In many ways, Garrads is characteristic of the approach to historical and political issues taken by other writers. Comparing the revolutionary figures such as Lenin and Trotsky to religious fanatics is not new.

Another distortion peddled is that the October revolution was coup. First, the establishment of the first worker’s state was not a coup carried out by a small group of supporters of Lenin. “The October revolution was the product of the struggle of millions of workers, impoverished peasants and war-weary soldiers, who joined the Bolsheviks because they regarded the party as the most consistent defender of their interests.”

A further point which again is not new is that Karl Marx and Vladimir Lenin were only able to live as revolutionaries off the backs of Russian Peasants and English workers. This is a cheap and very right-wing approach to historical questions. , Lenin and Marx lived under capitalism, not socialism.

Garrards use of only one other historian is a little strange. Ullam is a gifted historian but has certain baggage regarding the Russian revolution, and Garrard should have drawn on other sources.

The reference Garrard makes to Lenin being Machiavellian is absurd and would take too long to expose the stupidity of such a comment. Again he is not alone in making this remark, and the company he keeps is not very pleasant.

The last point the author makes is perhaps the most perplexing. Much of the article is given over to what happens to the state under Socialism. Lenin’s and Trotsky position was clear as day it would wither away mankind would live under a society based on need, not profit. His last sentence is strange given that what happened to the Soviet Union after Lenin died is common knowledge. Why did Garrard not mention the betrayal of the Russian revolution by Stalinism?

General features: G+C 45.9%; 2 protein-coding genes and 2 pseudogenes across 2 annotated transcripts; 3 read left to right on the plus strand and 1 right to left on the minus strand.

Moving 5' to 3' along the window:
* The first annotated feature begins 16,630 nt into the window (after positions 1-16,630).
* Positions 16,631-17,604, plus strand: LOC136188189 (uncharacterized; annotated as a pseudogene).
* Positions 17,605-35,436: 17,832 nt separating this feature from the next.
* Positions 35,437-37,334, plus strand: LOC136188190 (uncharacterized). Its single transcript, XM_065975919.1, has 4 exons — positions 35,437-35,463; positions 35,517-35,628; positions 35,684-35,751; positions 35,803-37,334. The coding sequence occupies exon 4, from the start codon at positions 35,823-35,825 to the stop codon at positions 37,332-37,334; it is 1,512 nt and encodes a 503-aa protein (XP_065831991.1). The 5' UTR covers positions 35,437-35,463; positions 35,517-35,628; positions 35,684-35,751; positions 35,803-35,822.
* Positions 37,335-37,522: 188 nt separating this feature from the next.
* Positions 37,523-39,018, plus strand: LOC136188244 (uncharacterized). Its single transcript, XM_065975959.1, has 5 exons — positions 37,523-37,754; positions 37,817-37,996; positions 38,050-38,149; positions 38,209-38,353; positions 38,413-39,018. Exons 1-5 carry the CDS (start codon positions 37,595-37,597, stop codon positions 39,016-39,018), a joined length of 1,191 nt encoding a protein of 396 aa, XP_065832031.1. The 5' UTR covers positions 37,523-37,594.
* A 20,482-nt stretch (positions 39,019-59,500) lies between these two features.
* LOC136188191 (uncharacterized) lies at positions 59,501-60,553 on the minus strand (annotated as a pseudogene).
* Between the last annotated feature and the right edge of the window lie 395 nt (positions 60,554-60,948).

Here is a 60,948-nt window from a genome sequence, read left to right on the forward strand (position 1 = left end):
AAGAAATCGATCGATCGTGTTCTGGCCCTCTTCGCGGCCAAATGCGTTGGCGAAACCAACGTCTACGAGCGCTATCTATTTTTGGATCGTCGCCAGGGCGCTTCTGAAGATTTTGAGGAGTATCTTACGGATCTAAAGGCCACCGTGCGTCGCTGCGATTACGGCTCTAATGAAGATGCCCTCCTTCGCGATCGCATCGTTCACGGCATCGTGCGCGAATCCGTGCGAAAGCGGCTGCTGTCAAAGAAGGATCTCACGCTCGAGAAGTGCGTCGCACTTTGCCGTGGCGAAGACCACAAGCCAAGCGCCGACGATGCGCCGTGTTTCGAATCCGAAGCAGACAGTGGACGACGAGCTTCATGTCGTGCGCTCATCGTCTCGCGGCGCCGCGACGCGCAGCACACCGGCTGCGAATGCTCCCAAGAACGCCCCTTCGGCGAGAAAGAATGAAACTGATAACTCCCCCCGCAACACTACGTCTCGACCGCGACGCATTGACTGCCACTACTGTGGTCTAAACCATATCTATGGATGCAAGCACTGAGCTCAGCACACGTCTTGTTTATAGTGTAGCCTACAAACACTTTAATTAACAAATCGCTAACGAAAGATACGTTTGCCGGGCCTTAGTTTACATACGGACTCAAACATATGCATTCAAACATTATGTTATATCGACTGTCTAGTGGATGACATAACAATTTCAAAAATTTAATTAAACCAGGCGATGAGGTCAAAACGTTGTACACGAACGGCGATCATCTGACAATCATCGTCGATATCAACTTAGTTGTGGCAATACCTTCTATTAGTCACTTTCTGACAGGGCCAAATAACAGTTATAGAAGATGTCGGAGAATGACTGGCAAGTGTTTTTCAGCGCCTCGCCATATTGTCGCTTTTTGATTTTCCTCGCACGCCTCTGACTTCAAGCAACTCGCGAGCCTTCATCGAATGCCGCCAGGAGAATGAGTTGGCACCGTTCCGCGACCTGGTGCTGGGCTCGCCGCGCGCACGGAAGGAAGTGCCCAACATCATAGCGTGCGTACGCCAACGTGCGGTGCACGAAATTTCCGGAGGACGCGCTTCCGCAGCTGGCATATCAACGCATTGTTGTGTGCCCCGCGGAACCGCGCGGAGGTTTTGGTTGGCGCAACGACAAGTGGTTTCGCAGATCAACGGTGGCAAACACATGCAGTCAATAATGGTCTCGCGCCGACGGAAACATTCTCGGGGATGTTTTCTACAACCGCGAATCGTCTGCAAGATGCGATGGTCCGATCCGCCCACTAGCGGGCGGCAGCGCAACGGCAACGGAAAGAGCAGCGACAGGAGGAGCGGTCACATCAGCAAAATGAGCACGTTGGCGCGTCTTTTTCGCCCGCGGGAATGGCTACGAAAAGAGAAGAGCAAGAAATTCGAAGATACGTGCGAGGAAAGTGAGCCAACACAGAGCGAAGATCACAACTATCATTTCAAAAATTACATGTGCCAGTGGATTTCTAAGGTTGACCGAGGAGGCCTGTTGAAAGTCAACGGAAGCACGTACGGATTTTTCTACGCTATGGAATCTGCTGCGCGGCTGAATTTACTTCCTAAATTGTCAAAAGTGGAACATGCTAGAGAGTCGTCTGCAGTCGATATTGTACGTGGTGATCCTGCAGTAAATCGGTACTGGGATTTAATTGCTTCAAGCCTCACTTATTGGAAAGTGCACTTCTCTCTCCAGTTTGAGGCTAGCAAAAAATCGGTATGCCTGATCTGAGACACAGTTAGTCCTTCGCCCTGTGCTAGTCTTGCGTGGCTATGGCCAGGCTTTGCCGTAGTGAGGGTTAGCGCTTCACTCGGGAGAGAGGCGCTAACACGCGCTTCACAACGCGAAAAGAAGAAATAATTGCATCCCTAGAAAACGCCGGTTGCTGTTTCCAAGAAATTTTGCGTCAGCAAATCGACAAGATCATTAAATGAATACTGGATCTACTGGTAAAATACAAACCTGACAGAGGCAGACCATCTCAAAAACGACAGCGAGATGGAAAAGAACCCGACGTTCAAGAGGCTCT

Why are these articles being written? After all, we have had the “Death of Marxism, “The End of History”, why to bother with figures such as Lenin, Marx, Trotsky. The reason being is that many workers and young people are looking for a socialist alternative. Many are now turning to a systematic study of the October Revolution.

They are being met with a  web of lies and distortions left by bourgeois and Stalinist propaganda. It explains why 90 years on History Today continues to vilify the Russian Revolution and its revolutionaries

[1]Der Spiegel churns out old lies on the October Revolution- https://www.wsws.org/en/articles/2007/12/spie-d15.html

[2] Leon Trotsky, Soviet Historiography, and the Fate of Classical Marxism

By David North

1 December 2008

On Professor David Starkey

In a recent article carried in the Daily Telegraph entitled “ Historians need to have loved and lost to understand the past” the right-wing Thatcherite historian David Starkey intimated that the best historians are older as you need to have loved and lost to understand the past. Starkey says “What I have done is used my own experience of mourning and joy,” he said. “You take the dry facts of history, and with memories in your own life, you realise how you should understand them.”

Starkey’ was reminiscing about the loss of his long-term partner three years ago. Grief can do strange things to the mind. I have lost my father recently, and the loss can lead you to reevaluate many things; however, it did not change my understanding of history, nor has it lead to a better understanding of the past. If you did not have that understanding in the first place, then no amount of loss can compensate.

Starkey believes that loss can better understand figures like King Henry VIII. Since the Tudor period is Starkey’s expertise and not mine, I am not about to cross swords with a world-renowned historian on that subject. I will leave that to others far more qualified what I will say is that Starkey is no stranger to controversy and almost seems to thrive on the oxygen of publicity brings.

There are many dangers with Starkey’s crude shotgun approach to historical and political questions that could lead to a lack of understanding of the real issues involved. Starkey is no stranger to controversy. Many times Starkey’s political views have undermined his evaluation of complex historical events.

It should be said that I am not against political views shaping historical understanding, but when those views are the expression of pure ideology, then we start to have problems. Starkey is not subtle about his politics. He has been accused of being an “aggressive racist” and “sexist” following this quote on a Newsnight programme “The whites have become black; a particular sort of violent, destructive, nihilistic gangster culture has become the fashion.”